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Scott G Winterton, Deseret News
Coach Robert Anae watches the offense as BYU wraps up spring football practices April 5 with a scrimmage game for the alumni at LaVell Edwards Stadium.
You can call them tight ends, slot receivers — whatever you want. I just hope they make plays. Inside receivers is what we call them — at least the guys I coach, but we’ll use them in a variety of ways in this offense. —Andrew George, Tight End position coach

PROVO — Big changes have come to the BYU offense, and no position group likely reflects that change more than tight end.

The position group is undergoing a major overhaul in how the players line up, how they’ll be used and the body-types making up the group.

In fact, it may not be accurate to call them tight ends anymore.

“You can call them tight ends, slot receivers — whatever you want. I just hope they make plays,” said former BYU tight end and current position coach Andrew George. “Inside receivers is what we call them — at least the guys I coach, but we’ll use them in a variety of ways in this offense.”

George’s position group consists of traditional tight end types such as Kaneakua Friel (6-5, 261) and Devin Mahina (6-6, 247), along with short, shifty guys such as JD Falslev (5-8, 175) and Eric Thornton (5-10, 180), who was recently switched to cornerback.

“The guys who line up inside are the guys I coach,” George explained. “Using different types at inside receiver gives us more variety as an offense, and should help create some good matchups in certain situations against different opponents.”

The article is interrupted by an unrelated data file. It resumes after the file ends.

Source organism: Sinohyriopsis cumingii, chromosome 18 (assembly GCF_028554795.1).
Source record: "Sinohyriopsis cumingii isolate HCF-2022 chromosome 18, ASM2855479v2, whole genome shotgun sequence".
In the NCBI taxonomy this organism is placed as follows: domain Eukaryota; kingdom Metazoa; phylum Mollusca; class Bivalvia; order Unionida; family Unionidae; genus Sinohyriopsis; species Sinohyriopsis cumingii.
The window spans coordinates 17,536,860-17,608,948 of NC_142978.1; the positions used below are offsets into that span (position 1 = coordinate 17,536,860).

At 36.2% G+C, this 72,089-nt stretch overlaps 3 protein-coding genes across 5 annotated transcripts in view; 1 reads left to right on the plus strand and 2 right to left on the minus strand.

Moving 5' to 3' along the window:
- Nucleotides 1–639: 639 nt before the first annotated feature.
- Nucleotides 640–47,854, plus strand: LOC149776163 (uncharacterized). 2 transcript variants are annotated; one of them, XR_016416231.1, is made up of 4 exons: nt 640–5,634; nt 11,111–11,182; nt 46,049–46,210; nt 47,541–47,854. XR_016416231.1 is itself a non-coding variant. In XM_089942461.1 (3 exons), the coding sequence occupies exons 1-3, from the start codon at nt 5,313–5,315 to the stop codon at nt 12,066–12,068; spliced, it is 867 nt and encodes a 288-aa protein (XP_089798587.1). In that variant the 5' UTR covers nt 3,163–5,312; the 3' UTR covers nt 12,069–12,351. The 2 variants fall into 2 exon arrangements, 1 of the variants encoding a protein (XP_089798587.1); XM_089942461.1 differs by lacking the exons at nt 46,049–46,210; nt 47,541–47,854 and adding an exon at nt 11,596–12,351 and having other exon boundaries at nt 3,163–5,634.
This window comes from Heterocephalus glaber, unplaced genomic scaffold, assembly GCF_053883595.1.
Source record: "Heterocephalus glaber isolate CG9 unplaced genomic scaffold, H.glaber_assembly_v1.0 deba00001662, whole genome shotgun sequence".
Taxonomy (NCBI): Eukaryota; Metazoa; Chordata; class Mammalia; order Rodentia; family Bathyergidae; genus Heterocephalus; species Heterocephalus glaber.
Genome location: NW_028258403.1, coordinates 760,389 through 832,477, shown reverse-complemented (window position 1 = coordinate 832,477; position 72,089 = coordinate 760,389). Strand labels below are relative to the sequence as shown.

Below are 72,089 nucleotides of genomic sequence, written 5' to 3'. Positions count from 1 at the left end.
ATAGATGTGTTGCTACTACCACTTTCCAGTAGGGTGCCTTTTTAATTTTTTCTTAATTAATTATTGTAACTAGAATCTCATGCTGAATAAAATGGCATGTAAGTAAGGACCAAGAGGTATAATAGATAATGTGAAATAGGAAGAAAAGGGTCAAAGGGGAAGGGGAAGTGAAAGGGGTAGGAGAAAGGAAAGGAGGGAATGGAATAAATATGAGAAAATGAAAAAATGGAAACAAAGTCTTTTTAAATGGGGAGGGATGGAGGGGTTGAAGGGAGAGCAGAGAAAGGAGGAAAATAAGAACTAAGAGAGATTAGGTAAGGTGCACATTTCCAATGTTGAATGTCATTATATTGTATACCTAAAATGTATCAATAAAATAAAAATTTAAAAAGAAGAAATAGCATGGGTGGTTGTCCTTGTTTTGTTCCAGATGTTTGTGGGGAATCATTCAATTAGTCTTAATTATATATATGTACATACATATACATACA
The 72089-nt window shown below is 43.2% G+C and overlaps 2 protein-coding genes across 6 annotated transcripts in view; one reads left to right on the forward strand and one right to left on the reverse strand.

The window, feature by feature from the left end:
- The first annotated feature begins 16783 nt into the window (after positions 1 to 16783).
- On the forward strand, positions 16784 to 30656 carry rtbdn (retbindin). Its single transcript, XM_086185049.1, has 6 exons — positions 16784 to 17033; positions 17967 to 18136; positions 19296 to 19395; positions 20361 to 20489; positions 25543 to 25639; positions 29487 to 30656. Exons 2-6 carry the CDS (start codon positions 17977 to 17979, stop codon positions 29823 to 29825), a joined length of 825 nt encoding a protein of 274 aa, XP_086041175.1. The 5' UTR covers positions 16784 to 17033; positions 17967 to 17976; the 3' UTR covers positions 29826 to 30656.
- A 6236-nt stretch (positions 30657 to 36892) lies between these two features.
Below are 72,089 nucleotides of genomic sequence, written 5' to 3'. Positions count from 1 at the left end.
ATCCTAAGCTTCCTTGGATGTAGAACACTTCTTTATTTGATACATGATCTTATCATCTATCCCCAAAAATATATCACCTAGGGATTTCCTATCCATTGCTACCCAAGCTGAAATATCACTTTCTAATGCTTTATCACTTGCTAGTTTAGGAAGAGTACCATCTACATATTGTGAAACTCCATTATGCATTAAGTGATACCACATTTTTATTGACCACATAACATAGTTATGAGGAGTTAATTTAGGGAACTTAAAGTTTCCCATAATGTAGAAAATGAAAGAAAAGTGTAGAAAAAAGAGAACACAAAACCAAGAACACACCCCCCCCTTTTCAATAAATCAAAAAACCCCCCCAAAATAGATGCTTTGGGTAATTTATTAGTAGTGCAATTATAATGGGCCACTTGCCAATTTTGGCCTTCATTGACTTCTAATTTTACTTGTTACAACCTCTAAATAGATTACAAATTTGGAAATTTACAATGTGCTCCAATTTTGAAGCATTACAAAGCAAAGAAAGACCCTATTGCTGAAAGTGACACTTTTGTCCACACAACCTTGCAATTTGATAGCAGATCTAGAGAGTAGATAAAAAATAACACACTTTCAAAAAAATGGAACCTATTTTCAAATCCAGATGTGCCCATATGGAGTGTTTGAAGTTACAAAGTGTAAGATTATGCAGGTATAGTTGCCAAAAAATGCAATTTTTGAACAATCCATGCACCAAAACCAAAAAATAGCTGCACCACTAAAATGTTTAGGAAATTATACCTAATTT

The group also consists of hybrid-type receivers like Brett Thompson (6-3, 220) and Terenn Houk (6-4, 213.)

Both players have made strides during offseason practice sessions and workouts.

“I think this offense really helps guys like Terenn and Brett Thompson, and both those guys have really played well,” George says. “Brett has been limited a bit with a hip flexor injury, but he should play a big role for us, and Terenn is really starting to come on in practices.”

According to Thompson, the new offense fits him, and his abilities, like a glove.

“When coach Anae sat down and explained to us the offense he’d run, I got very excited,” Thompson says. “I’m a bigger receiver, but I wouldn’t consider myself a true tight end, but this offense is just great — perfect really for an athlete like me and my strengths.”

Of course the traditional tight end isn’t completely going away from the Cougar offense. The bigger type of inside receivers will still be used to block off the line in tight formation, but will likely be used primarily as a so-called H-back.

The H-back is employed primarily as a fullback/tight end hybrid type who lines up just behind the offensive tackle. Players such as Friel, Richard Wilson (6-3, 245) and Iona Pritchard (6-0, 232) will be used at the position.

“In a lot of our plays we’ll bring that H-back across the formation to give a little misdirection look to the defense,” George explained. “It’s a little harder for the defense to see where the ball is going. So we can add another blocker into our zone read (option), we can release him to lead block for quarterback keepers, or we can use them as receivers even. It just gives us a lot more different options and ability to give different looks.”

Which players will be used most, and how they’ll primarily line up, is yet to be determined, but players believe it will work out for the best.

“We all want to play, obviously, but each of us want the team to win — that takes priority over everything,” Thompson said. “Going into the season, we really don’t know how many reps we’ll get, but we’re completely confident in the coaching staff to do what’s best. It’s exciting what coaches are doing, and we’ll be better on offense because of all the changes.”

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Twitter: @BrandonCGurney